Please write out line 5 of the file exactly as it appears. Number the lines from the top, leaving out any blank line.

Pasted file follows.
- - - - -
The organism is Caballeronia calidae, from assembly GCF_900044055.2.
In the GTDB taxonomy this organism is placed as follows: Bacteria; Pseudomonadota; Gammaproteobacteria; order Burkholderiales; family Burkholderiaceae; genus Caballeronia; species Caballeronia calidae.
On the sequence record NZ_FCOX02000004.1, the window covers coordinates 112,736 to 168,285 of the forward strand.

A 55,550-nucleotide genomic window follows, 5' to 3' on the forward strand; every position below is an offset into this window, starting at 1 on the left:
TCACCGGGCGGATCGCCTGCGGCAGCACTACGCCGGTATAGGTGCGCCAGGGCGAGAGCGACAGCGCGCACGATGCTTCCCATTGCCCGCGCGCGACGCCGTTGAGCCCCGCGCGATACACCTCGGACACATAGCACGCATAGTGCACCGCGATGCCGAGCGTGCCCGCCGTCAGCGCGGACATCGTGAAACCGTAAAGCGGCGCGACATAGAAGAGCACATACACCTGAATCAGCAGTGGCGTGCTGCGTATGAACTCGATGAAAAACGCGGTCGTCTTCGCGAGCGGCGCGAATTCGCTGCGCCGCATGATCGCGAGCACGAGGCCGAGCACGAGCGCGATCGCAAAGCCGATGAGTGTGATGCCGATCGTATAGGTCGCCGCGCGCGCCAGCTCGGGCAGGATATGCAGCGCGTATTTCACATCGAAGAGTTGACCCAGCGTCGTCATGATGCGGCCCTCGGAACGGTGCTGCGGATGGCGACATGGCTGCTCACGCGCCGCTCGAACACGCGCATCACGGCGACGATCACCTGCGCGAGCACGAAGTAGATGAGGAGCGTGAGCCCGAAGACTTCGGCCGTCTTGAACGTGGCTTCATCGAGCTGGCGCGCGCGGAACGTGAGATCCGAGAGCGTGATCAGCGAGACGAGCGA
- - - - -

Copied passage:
TCACCGGGCGGATCGCCTGCGGCAGCACTACGCCGGTATAGGTGCGCCAGGGCGAGAGCGACAGCGCGCACGATGCTTCCCATTGCCCGCGCGCGACGCCGTTGAGCCCCGCGCGATACACCTCGGACACATAGCACGCATAGTGCACCGCGATGCCGAGCGTGCCCGCCGTCAGCGCGGACATCGTGAAACCGTAAAGCGGCGCGACATAGAAGAGCACATACACCTGAATCAGCAGTGGCGTGCTGCGTATGAACTCGATGAAAAACGCGGTCGTCTTCGCGAGCGGCGCGAATTCGCTGCGCCGCATGATCGCGAGCACGAGGCCGAGCACGAGCGCGATCGCAAAGCCGATGAGTGTGATGCCGATCGTATAGGTCGCCGCGCGCGCCAGCTCGGGCAGGATATGCAGCGCGTATTTCACATCGAAGAGTTGACCCAGCGTCGTCATGATGCGGCCCTCGGAACGGTGCTGCGGATGGCGACATGGCTGCTCACGCGCCGCTCGAACACGCGCATCACGGCGACGATCACCTGCGCGAGCACGAAGTAGATGAGGAGCGTGAGCCCGAAGACTTCGGCCGTCTTGAACGTGGCTTCATCGAGCTGGCGCGCGCGGAACGTGAGATCCGAGAGCGTGATCAGCGAGACGAGCGA